"The reason policy should be changed is the simple fact that the policy is wrong. To demand a shift because it will reduce the risk of suicide bombing is to diminish the case for altering course from a matter of principle to a question of self interest."

Contrary to your suggestion (which I agree with) that terrorism is a military tactic rather than ideology, Blair asserts quite the contrary. "It's an attack on our way of life. It's global. It has an ideology." He is guilty of a profoundly misleading simplification on a scale not incomparable to Bush's persistent suggestion that Iraq and 9/11 were somehow linked.

I'm not opposed to intervention abroad in all instances, and certainly support the notion of liberal democracy (although I'd argue that traditionally Western foreign policy has often, in Jack Donnely's words, "grossly overemphasize[d] the mechanism of elections"; too often it has assumed that an electoral democracy alone will secure civil and political rights - rarely the case).

All the same, you suggest that liberal democracy is "worth preserving" as if liberal democracy is under threat. It isn't. The abhorrant Islamist terrorism which the world has witnessed in the last twenty odd years has never threatened the foundations of democracy. It would probably be arguable that it has never intended to challenge the notion of democracy.

I'm prepared to accept that people will hate us because the West challenges their belief systems (the Rushdie case being a good example, the cartoon affair being a less good one), although I would be reluctant to imply by that the Middle East is full of rabid Islamists - emphatically not the case.

Anyway, turning back to Blair - he states that it would be cowardly to "retreat now, hand Iraq over to Al Qaida and sectarian death squads", and - for once - I'm minded to agree with him. Yet how have we got to the stage where Iraq - until recently a modern, secular country - is potentially in the hands of Islamists?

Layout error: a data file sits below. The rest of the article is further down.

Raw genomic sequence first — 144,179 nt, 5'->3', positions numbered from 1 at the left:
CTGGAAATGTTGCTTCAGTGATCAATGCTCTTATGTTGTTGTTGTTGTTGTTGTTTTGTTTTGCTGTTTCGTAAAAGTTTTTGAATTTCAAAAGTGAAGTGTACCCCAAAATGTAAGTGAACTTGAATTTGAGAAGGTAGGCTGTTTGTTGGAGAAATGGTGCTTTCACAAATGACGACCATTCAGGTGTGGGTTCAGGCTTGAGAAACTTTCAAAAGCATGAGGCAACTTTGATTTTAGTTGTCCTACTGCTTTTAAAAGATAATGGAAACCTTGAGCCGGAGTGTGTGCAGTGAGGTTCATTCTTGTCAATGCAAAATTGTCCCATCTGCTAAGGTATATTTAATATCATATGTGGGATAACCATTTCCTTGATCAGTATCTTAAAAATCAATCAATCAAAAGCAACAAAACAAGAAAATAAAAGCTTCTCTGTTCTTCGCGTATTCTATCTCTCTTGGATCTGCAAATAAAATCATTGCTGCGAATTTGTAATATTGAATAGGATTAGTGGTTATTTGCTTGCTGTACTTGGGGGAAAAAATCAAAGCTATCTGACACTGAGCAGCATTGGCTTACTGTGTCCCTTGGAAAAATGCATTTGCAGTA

Blair obviously believes that his position - the Euston approach, if you like - is valid and I respect that. But I find his refusal to counternance any alternative viewpoint deeply frustrating. If, as seems to be the case, Western endeavours abroad have indeed both hardened opposition to liberal values, failed to encourage peace or stability and alienated huge numbers of the British electorate, then it's his duty to confront it, not deny it.

We desperately need to re-evaluate our foreign policy, in my opinion - and all Blair offers is dogmatic pig-headedness. Islamophobia, misinformation, denial, rendition... I can't take it any more! :-)

Stephen Newton said...

You began by saying you agree with much of what I said and I feel bound to say that I agree with much of what you’ve said in response.

I’m far from being Blair’s number one fan – I think he’s intellectually weak – and feel uncomfortable taking on the role of defender. And I know that I run the risk of nitpicking. But I do think you misquote a little. He said: ‘This terrorism isn’t our fault. We didn’t cause it. It’s an attack on our way of life. It’s global. It has an ideology.’

‘This terrorism,’ is clearly a reference to al-Qaeda and I think it fair to say those things about them.

The idea of a ‘war on terror’ is an oversimplification for the most part, but I detect a movement to put terrorism as a tactic on a par with the tactic of targeting civilian populations. Nobody had a problem with the latter until after World War II (during which everyone bombed civilians with impunity). In this sense there is a war on all terror.

I also feel deep shame when allies fail to live up to liberal democratic ideals in their prosecution of the war and Blair, as tactician, must take some responsibility here.

Nevertheless, my firm belief that it was better to attempt to replace Saddam with a democracy overcomes this. It’s no exaggeration to say that any administration previous to Clinton (or perhaps Bush Snr.) would have replaced him with another pro-US dictator, after all, the USA and Britain installed Saddam in the first place and propped him up for quite some time.

This is America’s first attempt to export democracy, rather than install a brutal proxy. They deserve a little credit for that.

I guess, I’m suggesting the criticism, while often deserved, could be more measured.